Tuesday, 25 June 2013

The storm of 2013


It started on Thursday, the rain set in, the wind came up and the trees across the road were roaring. When we woke up on Friday morning the wind was still strong, the rain heavy and we had no power. We listened to the radio and learned of the damage that was wrecked upon Wellington during that night, the worst storm since the Wahine storm in 1968 with wind gusts over 200km per hour, train lines lifted and undermined by the sea, the south coast sea walls broken and people finding fish and seaweed in their gardens, it seemed so unbelievable. Schools were closed including ours. As daylight came we looked around us, a big tree had fallen over in the middle of my veggie garden, it couldn't have landed more perfectly, smack bang in the middle between two beds, only slightly damaging one side of the compost bins. Our stream was raging and high, close to the top of the bridge. Looking across the road a big Gum tree had fallen across their driveway. No traffic was moving on our road, it was blocked further up by three large gum trees.  During a break in the rain we went for a walk across the rest of the farm surveying the damage. We had a young gum tree down on the electric fence, a big wattle down on another fence line, a large gum tree from behind the chook house had broken the fence and fallen into the gully (thankfully not on the chickens in their house) and three pine trees had fallen over in the forest, nothing on the power lines phew, nothing blocking the road, double phew, and nothing damaged that's not easily fixed, phew again. The rain continued for two days, the power stayed off for two days, more trees gave way elsewhere and the stream got dangerously high.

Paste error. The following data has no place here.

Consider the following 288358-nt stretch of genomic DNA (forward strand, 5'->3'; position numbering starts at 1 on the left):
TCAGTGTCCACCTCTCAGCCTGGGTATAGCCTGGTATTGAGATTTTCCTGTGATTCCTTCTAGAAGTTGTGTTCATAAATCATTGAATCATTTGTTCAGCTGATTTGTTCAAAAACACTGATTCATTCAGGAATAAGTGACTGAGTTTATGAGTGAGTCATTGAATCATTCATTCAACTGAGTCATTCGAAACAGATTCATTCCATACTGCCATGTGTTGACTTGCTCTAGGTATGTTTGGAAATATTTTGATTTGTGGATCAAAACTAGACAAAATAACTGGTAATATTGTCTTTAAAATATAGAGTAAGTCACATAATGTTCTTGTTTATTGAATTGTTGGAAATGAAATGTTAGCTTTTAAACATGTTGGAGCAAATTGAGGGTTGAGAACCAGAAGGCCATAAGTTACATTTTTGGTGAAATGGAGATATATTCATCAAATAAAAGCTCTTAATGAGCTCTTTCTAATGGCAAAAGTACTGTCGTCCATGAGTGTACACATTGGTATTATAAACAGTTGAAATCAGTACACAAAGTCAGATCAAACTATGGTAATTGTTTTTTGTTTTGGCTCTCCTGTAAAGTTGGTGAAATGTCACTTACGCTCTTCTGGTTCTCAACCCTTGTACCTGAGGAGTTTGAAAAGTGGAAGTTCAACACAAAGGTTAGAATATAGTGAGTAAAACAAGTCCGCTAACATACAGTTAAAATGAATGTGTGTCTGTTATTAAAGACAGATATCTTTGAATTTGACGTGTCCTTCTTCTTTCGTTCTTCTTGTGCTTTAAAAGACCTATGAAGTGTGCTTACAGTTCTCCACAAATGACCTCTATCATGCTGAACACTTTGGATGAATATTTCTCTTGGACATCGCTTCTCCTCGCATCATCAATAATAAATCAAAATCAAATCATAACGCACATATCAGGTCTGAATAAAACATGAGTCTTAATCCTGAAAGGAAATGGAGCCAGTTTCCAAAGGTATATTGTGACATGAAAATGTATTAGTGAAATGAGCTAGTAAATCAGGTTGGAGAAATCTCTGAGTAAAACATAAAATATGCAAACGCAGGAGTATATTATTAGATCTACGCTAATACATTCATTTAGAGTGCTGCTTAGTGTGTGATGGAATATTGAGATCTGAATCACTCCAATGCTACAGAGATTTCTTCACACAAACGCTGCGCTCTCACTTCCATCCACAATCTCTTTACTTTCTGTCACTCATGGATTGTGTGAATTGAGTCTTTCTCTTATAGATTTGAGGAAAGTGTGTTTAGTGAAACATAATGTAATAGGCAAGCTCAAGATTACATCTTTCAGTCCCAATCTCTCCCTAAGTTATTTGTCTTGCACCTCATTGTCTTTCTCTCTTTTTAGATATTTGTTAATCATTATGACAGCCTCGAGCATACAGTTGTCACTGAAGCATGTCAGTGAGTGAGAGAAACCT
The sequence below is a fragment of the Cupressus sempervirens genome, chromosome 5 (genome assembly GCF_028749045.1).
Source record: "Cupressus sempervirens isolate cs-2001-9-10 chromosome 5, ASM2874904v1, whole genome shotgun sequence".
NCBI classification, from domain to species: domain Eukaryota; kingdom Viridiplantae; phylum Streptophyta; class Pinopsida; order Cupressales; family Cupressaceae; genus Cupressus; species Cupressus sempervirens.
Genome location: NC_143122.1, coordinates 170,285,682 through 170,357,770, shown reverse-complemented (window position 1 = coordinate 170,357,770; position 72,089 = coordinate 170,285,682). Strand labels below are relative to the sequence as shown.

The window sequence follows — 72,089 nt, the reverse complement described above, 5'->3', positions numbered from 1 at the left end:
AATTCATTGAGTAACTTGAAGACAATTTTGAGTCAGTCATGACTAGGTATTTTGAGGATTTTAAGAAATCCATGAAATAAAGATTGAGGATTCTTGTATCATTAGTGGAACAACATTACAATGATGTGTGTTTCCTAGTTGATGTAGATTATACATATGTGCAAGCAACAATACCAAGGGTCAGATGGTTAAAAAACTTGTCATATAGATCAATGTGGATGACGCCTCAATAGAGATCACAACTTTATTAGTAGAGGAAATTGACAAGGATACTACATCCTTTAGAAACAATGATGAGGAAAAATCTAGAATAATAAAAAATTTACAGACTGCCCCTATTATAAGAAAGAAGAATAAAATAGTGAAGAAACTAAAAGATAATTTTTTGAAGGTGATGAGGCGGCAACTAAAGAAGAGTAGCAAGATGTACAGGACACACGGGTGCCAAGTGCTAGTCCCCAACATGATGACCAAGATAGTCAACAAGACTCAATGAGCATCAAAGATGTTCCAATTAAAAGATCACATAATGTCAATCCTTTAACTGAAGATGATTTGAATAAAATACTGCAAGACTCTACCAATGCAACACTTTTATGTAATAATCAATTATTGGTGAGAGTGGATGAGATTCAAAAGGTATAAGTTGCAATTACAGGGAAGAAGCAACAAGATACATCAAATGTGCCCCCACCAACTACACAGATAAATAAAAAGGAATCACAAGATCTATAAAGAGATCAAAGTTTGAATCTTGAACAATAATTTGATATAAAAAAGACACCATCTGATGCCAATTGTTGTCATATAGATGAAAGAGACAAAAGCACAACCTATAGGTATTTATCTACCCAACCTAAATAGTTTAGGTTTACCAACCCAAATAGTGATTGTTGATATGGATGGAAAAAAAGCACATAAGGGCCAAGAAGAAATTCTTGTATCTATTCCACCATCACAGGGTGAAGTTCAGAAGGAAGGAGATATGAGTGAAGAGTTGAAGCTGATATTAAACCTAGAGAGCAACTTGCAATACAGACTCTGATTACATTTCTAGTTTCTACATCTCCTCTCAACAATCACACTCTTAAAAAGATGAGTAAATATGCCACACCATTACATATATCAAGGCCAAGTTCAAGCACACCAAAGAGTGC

We were very lucky compared to others. We were warm and cosy inside, the fire was blazing and pots were heating water for endless cups of tea and milo. We still had hot water after 30 hours. It was a bit like camping really. I made scones in the cast iron pot and chicken noodle soup. There was nothing much else to do except knit, read and play card games with the kids. And there is much to be grateful for, grateful that we were as prepared as we were, grateful that we didn't sustain much damage and grateful for the felling of next year's firewood, now it just needs ringing, splitting and stacking, a small price to pay for the comfort it gives us.

Each year it seems some extreme weather event happens, two years ago it was a freak snowfall, now this storm. Our kids are going to start thinking this kind of weather is normal, already they expect snow every winter! These events have made us look at what else we can do to prepare ourselves for power outages and moved a few items up to the top of the To Do list - getting the wetback installed and buying a generator are right up there now.  It's also added a few things to the To Do list too though, now there are trees to clean up and fences to fix.


  1. The weather has been so wild! Your cosy days in sound like bliss to me. Bring of the cold and rainy weather when days like that are to be had xo

  2. Wow the storm looks to have been very severe where you are-we just had flooding of our rd, but no house or damage. Id love to know how you make scones in a crock pot! We only have a fire woodbrner but we love to experiment cooking in it-baked potatoes, toast, roasted nuts, we even have gadgets to cook eggs and waffles! I love that feeling of off-grid self-sufficiency!

    1. Eggs and waffles - I might need to investigate those gadgets! For the scones, I cooked them on top of the woodburner. I just made my normal scone dough then cooked one lot in my le cruset pot (any cast iron pot would do) with the lid on and the other in a cast iron frypan with a makeshift pot lid. They came out better than my oven baked ones.